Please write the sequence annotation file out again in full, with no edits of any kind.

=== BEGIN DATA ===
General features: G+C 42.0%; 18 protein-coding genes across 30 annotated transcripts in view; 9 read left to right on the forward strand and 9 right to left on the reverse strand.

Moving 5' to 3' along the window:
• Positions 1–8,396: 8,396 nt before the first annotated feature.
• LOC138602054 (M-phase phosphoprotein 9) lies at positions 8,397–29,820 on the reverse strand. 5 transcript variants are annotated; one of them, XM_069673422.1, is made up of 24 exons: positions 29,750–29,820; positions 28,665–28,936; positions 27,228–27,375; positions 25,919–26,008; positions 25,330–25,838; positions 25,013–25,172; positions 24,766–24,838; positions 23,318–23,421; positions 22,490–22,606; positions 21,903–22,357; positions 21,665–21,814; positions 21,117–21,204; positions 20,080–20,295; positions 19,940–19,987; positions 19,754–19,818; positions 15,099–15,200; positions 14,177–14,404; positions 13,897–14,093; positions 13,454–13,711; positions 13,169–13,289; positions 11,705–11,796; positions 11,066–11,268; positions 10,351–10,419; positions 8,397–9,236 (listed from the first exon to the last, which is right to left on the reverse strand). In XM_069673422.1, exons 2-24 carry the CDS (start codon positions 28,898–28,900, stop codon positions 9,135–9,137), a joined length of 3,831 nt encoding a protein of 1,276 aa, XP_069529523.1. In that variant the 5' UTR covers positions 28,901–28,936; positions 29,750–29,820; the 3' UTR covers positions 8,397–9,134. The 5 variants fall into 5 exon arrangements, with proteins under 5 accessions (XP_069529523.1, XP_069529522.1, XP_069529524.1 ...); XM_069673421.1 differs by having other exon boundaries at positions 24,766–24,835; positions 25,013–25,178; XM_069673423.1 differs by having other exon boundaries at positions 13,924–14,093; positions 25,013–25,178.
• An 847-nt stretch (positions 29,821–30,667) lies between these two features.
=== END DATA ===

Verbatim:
General features: G+C 42.0%; 18 protein-coding genes across 30 annotated transcripts in view; 9 read left to right on the forward strand and 9 right to left on the reverse strand.

Moving 5' to 3' along the window:
• Positions 1–8,396: 8,396 nt before the first annotated feature.
• LOC138602054 (M-phase phosphoprotein 9) lies at positions 8,397–29,820 on the reverse strand. 5 transcript variants are annotated; one of them, XM_069673422.1, is made up of 24 exons: positions 29,750–29,820; positions 28,665–28,936; positions 27,228–27,375; positions 25,919–26,008; positions 25,330–25,838; positions 25,013–25,172; positions 24,766–24,838; positions 23,318–23,421; positions 22,490–22,606; positions 21,903–22,357; positions 21,665–21,814; positions 21,117–21,204; positions 20,080–20,295; positions 19,940–19,987; positions 19,754–19,818; positions 15,099–15,200; positions 14,177–14,404; positions 13,897–14,093; positions 13,454–13,711; positions 13,169–13,289; positions 11,705–11,796; positions 11,066–11,268; positions 10,351–10,419; positions 8,397–9,236 (listed from the first exon to the last, which is right to left on the reverse strand). In XM_069673422.1, exons 2-24 carry the CDS (start codon positions 28,898–28,900, stop codon positions 9,135–9,137), a joined length of 3,831 nt encoding a protein of 1,276 aa, XP_069529523.1. In that variant the 5' UTR covers positions 28,901–28,936; positions 29,750–29,820; the 3' UTR covers positions 8,397–9,134. The 5 variants fall into 5 exon arrangements, with proteins under 5 accessions (XP_069529523.1, XP_069529522.1, XP_069529524.1 ...); XM_069673421.1 differs by having other exon boundaries at positions 24,766–24,835; positions 25,013–25,178; XM_069673423.1 differs by having other exon boundaries at positions 13,924–14,093; positions 25,013–25,178.
• An 847-nt stretch (positions 29,821–30,667) lies between these two features.